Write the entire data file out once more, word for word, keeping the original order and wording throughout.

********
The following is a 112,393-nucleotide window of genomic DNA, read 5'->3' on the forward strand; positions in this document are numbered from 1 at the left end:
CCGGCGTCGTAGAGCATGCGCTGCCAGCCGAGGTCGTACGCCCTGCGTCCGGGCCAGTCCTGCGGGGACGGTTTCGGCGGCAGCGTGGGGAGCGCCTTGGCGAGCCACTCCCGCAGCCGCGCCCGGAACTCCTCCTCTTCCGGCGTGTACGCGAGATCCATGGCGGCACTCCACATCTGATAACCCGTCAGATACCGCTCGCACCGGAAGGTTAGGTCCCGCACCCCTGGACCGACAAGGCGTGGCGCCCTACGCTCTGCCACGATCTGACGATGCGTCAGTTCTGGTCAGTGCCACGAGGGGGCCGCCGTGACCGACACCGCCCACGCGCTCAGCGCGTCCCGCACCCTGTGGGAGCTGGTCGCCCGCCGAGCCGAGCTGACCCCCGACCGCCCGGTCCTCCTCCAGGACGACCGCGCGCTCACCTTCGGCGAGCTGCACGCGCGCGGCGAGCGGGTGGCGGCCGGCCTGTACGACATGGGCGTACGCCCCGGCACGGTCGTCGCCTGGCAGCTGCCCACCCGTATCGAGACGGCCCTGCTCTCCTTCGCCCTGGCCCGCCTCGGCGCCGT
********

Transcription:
The following is a 112,393-nucleotide window of genomic DNA, read 5'->3' on the forward strand; positions in this document are numbered from 1 at the left end:
CCGGCGTCGTAGAGCATGCGCTGCCAGCCGAGGTCGTACGCCCTGCGTCCGGGCCAGTCCTGCGGGGACGGTTTCGGCGGCAGCGTGGGGAGCGCCTTGGCGAGCCACTCCCGCAGCCGCGCCCGGAACTCCTCCTCTTCCGGCGTGTACGCGAGATCCATGGCGGCACTCCACATCTGATAACCCGTCAGATACCGCTCGCACCGGAAGGTTAGGTCCCGCACCCCTGGACCGACAAGGCGTGGCGCCCTACGCTCTGCCACGATCTGACGATGCGTCAGTTCTGGTCAGTGCCACGAGGGGGCCGCCGTGACCGACACCGCCCACGCGCTCAGCGCGTCCCGCACCCTGTGGGAGCTGGTCGCCCGCCGAGCCGAGCTGACCCCCGACCGCCCGGTCCTCCTCCAGGACGACCGCGCGCTCACCTTCGGCGAGCTGCACGCGCGCGGCGAGCGGGTGGCGGCCGGCCTGTACGACATGGGCGTACGCCCCGGCACGGTCGTCGCCTGGCAGCTGCCCACCCGTATCGAGACGGCCCTGCTCTCCTTCGCCCTGGCCCGCCTCGGCGCCGT